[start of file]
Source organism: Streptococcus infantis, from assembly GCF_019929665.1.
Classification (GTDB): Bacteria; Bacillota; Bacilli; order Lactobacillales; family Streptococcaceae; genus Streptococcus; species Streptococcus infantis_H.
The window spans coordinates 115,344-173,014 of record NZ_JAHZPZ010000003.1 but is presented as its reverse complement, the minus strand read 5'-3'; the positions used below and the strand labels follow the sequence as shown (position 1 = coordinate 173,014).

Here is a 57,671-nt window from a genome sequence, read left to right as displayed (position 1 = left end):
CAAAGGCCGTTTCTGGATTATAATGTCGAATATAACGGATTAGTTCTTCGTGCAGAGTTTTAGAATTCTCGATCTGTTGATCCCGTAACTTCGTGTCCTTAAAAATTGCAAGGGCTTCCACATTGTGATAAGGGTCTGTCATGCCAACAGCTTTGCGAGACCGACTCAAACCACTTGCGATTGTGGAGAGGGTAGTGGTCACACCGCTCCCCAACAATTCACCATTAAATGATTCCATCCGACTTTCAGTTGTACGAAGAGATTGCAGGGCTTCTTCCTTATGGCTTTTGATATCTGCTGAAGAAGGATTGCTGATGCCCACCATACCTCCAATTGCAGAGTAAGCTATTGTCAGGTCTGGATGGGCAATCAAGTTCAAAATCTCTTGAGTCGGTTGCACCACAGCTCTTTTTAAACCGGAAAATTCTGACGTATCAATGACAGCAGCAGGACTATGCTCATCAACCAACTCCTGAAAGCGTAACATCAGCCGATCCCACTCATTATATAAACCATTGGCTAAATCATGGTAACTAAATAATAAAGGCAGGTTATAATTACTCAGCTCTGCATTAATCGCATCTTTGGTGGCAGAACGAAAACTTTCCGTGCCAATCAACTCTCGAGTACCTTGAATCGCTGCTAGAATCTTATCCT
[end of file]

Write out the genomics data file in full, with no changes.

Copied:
Source organism: Streptococcus infantis, from assembly GCF_019929665.1.
Classification (GTDB): Bacteria; Bacillota; Bacilli; order Lactobacillales; family Streptococcaceae; genus Streptococcus; species Streptococcus infantis_H.
The window spans coordinates 115,344-173,014 of record NZ_JAHZPZ010000003.1 but is presented as its reverse complement, the minus strand read 5'-3'; the positions used below and the strand labels follow the sequence as shown (position 1 = coordinate 173,014).

Here is a 57,671-nt window from a genome sequence, read left to right as displayed (position 1 = left end):
CAAAGGCCGTTTCTGGATTATAATGTCGAATATAACGGATTAGTTCTTCGTGCAGAGTTTTAGAATTCTCGATCTGTTGATCCCGTAACTTCGTGTCCTTAAAAATTGCAAGGGCTTCCACATTGTGATAAGGGTCTGTCATGCCAACAGCTTTGCGAGACCGACTCAAACCACTTGCGATTGTGGAGAGGGTAGTGGTCACACCGCTCCCCAACAATTCACCATTAAATGATTCCATCCGACTTTCAGTTGTACGAAGAGATTGCAGGGCTTCTTCCTTATGGCTTTTGATATCTGCTGAAGAAGGATTGCTGATGCCCACCATACCTCCAATTGCAGAGTAAGCTATTGTCAGGTCTGGATGGGCAATCAAGTTCAAAATCTCTTGAGTCGGTTGCACCACAGCTCTTTTTAAACCGGAAAATTCTGACGTATCAATGACAGCAGCAGGACTATGCTCATCAACCAACTCCTGAAAGCGTAACATCAGCCGATCCCACTCATTATATAAACCATTGGCTAAATCATGGTAACTAAATAATAAAGGCAGGTTATAATTACTCAGCTCTGCATTAATCGCATCTTTGGTGGCAGAACGAAAACTTTCCGTGCCAATCAACTCTCGAGTACCTTGAATCGCTGCTAGAATCTTATCCT